If I’m shooting, I would most likely start with a very early wake–up call and a long drive to my next shoot location. I take commissions all over the UK, which means a lot of time spent travelling. At the location, I will meet up with a client, discuss the order of the day, confirm the shoot list, and off we go. It also involves lots of cups of tea and biscuits, and chatting of course!
On other days, it’s time for admin, following up with clients, organising shoots and all the post–production. There’s a lot of plates to spin when working for yourself.
What is the ethos behind your business, or the values that are a focus for you?
I just love creating beautiful images and I hope I will never lose the love for what I do because it’s very special to be able to do what you love for a living.
Is there an element of your work that you love the most?
This might seem obvious, but I love seeing my work being used by clients. Seeing it printed in magazines, used to promote the business, etc. It makes me feel very proud seeing it out there in the real world.
How valuable is the online community to your work?
It has definitely helped me to grow my business, although it’s a constant love/hate relationship, especially with social media. The majority of my work comes through word of mouth actually.
What’s been the biggest eye-opener for you in running your business?
How much hard work it takes, every single day. Maybe I’m just an anxious person but I always worry if the work will eventually dry up, will the phone stop ringing next week, and that means never saying no to another job even when it means working crazy hours without a break. It always feels like all or nothing when you are a freelancer! It’s important to keep a mental check with yourself to not get burned out.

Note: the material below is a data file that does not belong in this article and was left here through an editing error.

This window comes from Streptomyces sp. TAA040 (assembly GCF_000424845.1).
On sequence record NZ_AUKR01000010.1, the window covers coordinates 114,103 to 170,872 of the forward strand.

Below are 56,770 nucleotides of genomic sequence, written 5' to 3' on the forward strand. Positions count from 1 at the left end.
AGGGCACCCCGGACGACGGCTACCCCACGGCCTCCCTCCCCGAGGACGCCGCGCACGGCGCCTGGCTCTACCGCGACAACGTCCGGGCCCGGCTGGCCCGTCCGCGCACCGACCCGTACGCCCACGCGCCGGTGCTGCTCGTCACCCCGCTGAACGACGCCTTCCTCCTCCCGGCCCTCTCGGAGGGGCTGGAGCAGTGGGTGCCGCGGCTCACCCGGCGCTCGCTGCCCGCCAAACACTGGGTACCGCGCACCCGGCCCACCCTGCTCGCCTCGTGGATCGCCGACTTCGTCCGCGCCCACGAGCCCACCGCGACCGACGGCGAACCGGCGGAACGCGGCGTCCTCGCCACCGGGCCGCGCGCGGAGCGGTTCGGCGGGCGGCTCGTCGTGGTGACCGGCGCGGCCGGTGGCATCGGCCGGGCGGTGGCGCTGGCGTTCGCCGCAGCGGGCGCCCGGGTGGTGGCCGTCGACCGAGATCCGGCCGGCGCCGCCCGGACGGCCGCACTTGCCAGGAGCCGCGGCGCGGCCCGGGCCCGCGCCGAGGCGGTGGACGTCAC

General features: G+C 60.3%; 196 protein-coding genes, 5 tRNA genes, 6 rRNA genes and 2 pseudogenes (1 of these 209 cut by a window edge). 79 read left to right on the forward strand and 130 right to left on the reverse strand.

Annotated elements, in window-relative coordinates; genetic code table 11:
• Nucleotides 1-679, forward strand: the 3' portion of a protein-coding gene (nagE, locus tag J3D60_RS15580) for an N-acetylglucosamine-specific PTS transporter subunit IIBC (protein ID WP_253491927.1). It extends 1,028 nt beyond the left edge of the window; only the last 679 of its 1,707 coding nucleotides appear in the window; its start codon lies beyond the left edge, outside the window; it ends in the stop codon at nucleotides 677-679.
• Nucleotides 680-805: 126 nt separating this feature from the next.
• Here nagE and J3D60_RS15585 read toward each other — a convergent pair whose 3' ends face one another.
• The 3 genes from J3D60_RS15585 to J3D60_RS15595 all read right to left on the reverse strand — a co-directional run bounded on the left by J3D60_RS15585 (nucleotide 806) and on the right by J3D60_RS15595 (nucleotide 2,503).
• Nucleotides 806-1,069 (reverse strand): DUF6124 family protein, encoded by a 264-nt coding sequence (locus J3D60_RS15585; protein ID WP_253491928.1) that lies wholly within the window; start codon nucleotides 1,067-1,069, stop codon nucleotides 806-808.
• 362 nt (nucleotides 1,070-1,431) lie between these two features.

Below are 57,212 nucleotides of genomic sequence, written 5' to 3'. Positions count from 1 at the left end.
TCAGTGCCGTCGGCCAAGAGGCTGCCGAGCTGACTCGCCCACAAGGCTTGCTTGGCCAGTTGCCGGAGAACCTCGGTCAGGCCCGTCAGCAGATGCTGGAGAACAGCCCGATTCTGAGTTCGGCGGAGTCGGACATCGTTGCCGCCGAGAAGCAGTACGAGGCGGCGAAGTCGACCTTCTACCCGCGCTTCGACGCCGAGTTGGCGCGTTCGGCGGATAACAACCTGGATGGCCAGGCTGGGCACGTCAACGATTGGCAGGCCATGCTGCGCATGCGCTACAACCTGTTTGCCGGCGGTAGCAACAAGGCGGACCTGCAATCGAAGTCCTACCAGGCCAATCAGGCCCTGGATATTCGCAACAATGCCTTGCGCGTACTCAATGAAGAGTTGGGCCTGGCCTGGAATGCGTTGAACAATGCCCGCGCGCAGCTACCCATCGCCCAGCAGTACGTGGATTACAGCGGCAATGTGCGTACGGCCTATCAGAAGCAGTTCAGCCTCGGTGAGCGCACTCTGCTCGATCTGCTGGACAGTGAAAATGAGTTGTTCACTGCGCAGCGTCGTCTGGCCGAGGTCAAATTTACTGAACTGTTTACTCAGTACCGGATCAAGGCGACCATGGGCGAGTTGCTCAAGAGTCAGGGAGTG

Do you enjoy working as an independent – what are the joys, and what are the challenges?
I do, very much so. I like being in charge of my own time, creating relationships with my clients, seeing my business grow; it’s very rewarding but sometimes I feel like I’m doing the job of five people and there’s not enough of me, or hours in the day to do everything. I’m terrible at delegating though…
What have been your business highlights so far?
Having my images used in books always feels special.
What’s one thing people would be surprised you do in your job?
I don’t think there’s anything out of the ordinary really. Actually, maybe the amount of travelling I do for work! Six or seven hour round trips are not unusual for me, sometimes only for a two hour shoot!
Do you have any creative pastimes or hobbies?
I enjoy all manner of creative hobbies involving textiles, knitting, crocheting, weaving – you name it. I’m always keen on trying something new and enjoy trying out different workshops.
What does the next year hold for you?
There are a few interesting projects on the horizon, but mainly I would love to collaborate on an interiors book and maybe next year will finally be the one.
Books I love: Where the Crawdads Sing by Delia Owens, Little Women by Louisa May Alcott, The Bear and the Nightingale by Katherine Arden
Creative Heroes: Photographers Sarah Moon and James Merrell
Shops I love: Liberty, Olive and Oliver Bonas
Inspirational places: New Zealand and Scotland